Diary

Republicans need to be the "Daddy Party" again

When I was growing up, it was pretty common to hear people describe the Republican party as the Daddy party and the Democrat party as the Mommy party.  This wasn’t controversial to me at all.   Sometimes that meant that Dads had the job of telling you the tough things that you needed to hear, but didn’t want to.  Moms got to hog the fun stuff—birthday cakes, trips to the park, and inspiring talks about how you could do better if you tried.  Any bold pronouncements of future improvements were welcomed by moms and dads, but dads are generally more likely to be a bit skeptical and moms seem to relish being as supportive as possible.  Yes, these are all just stereotypes, but they definitely seemed true to me.  In any case, there is broader political point that I am going to loop in here, so please do stay with me.

I think there was a time when Republicans were pretty good about telling us hard truths.  At least they were far superior than Democrats in that regard.  I no longer think that is true, and I think a lot of anger and distrust on the Republican side is the result of our politicians not telling us the hard truths.  Of course, for our part, we seem to reward the people who tell us what we want to hear.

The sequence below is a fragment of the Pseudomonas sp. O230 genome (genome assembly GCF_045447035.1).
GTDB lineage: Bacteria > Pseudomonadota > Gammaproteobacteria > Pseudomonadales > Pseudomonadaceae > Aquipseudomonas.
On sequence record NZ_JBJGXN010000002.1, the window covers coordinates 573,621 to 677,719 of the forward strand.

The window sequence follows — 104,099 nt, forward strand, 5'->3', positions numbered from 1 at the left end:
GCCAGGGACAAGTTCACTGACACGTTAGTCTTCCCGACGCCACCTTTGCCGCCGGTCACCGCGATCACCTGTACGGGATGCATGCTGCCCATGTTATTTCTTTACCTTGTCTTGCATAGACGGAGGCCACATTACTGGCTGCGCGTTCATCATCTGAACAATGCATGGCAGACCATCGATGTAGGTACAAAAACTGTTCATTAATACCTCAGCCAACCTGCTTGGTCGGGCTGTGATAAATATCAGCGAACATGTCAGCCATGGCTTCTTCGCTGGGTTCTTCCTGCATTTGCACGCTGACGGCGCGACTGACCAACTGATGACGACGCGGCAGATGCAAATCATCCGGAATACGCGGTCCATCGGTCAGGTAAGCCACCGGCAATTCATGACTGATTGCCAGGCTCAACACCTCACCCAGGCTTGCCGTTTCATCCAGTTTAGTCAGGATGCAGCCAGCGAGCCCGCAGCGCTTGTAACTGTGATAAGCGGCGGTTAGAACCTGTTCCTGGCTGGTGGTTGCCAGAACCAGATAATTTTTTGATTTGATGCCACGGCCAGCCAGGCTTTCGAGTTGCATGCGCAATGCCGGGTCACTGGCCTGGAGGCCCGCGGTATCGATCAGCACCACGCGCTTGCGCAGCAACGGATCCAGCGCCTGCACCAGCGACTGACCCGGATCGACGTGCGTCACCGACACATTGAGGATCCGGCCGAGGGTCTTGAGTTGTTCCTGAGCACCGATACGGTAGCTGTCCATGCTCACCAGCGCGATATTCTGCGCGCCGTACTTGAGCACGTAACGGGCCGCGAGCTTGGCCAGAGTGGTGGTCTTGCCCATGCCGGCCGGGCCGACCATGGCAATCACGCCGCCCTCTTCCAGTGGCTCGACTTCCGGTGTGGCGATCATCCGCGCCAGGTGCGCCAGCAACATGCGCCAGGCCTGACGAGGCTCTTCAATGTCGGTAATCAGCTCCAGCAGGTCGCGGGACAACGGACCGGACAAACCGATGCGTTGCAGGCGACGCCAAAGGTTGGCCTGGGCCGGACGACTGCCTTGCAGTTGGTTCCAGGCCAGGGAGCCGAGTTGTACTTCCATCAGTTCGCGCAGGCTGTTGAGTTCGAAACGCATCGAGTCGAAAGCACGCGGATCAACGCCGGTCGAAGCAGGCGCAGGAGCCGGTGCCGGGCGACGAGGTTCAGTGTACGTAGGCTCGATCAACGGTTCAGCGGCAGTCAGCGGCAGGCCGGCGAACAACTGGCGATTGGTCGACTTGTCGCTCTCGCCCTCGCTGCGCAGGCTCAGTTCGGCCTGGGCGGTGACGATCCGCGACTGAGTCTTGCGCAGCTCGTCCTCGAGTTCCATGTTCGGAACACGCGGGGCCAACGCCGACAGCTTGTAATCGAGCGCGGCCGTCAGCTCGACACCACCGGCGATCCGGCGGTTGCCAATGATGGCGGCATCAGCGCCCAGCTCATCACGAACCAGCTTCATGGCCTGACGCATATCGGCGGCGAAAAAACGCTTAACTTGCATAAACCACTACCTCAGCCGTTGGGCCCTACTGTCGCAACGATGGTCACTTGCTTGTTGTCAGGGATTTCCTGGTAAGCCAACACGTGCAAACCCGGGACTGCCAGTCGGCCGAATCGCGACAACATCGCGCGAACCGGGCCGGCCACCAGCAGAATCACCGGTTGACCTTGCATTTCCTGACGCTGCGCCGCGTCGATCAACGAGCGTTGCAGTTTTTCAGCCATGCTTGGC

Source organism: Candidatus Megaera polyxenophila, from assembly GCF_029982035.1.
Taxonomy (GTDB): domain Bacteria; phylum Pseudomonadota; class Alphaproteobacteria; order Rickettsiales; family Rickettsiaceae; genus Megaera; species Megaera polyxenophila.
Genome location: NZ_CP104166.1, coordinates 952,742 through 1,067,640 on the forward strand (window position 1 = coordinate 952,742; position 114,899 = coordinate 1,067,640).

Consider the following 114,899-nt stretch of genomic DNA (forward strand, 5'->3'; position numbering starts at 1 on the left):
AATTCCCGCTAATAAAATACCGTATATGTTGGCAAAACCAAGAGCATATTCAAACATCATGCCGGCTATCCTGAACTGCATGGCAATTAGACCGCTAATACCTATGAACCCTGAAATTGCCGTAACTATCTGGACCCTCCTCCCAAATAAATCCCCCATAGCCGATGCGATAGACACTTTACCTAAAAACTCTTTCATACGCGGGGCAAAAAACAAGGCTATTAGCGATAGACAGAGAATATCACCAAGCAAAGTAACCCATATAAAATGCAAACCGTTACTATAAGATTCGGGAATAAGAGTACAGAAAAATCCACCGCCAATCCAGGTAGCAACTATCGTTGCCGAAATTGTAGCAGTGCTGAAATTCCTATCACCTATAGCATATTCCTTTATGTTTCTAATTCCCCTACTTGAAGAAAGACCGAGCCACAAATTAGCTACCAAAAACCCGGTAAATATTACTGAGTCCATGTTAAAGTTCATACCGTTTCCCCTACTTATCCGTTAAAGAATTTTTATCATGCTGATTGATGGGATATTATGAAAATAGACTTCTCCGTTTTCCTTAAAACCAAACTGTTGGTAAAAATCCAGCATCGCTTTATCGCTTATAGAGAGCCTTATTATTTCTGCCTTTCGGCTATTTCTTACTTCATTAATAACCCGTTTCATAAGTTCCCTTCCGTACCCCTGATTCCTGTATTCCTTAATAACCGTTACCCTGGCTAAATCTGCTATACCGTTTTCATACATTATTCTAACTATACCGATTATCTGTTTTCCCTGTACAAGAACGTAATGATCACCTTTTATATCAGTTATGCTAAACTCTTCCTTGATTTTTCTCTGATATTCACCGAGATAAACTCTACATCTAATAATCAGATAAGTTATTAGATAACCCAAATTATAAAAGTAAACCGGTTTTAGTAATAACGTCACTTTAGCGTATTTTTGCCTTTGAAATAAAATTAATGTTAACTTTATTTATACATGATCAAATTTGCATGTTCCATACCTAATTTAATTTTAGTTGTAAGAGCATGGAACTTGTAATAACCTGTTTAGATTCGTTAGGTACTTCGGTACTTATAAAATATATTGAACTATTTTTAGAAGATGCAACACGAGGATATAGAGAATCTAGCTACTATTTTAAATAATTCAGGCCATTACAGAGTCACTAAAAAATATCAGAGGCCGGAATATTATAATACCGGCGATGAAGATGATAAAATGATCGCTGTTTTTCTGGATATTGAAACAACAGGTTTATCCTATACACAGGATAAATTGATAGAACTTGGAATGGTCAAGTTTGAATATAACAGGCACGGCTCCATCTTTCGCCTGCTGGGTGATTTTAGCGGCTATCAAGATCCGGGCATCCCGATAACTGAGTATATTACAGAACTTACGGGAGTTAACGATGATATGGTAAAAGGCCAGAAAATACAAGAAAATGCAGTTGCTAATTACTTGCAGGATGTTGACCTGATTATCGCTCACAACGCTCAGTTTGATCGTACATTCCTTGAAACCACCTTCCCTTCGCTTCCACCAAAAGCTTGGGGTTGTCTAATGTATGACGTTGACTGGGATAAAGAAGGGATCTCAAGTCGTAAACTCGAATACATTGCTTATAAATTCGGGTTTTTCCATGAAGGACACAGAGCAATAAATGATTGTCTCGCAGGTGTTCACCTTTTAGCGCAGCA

Examples:

(1) Republicans proclaiming that the House and Senate had repealed Obamacare in December 2015.    As it turns out, this didn’t really happen.  They just repealed parts of it.

(2) Trumps promise to build the wall and have Mexico pay for it.  As it turns out, it is essentially “impossible” to build a continuous wall across the entire Southern border.  Lets not even get started on having Mexico pay for it.

I am going to add to this list, but it is troubling for what it says about us.  The problem is getting worse, as we fawn more and more over gimmicks and short hand like one-sentence repeal bills that nobody truly wants to pass.  We become convinced that all our side lacks is spine.   That may be true, but the lack of spine is evident not in failing to do all these great things, but in overselling what they are planning to do.

In discovering that  the Senate’s Obamacare Repeal Bill of 2015/2016 was in reality, so vastly different and inferior to how it was sold to us—-it just makes you want to think about the big picture a bit more.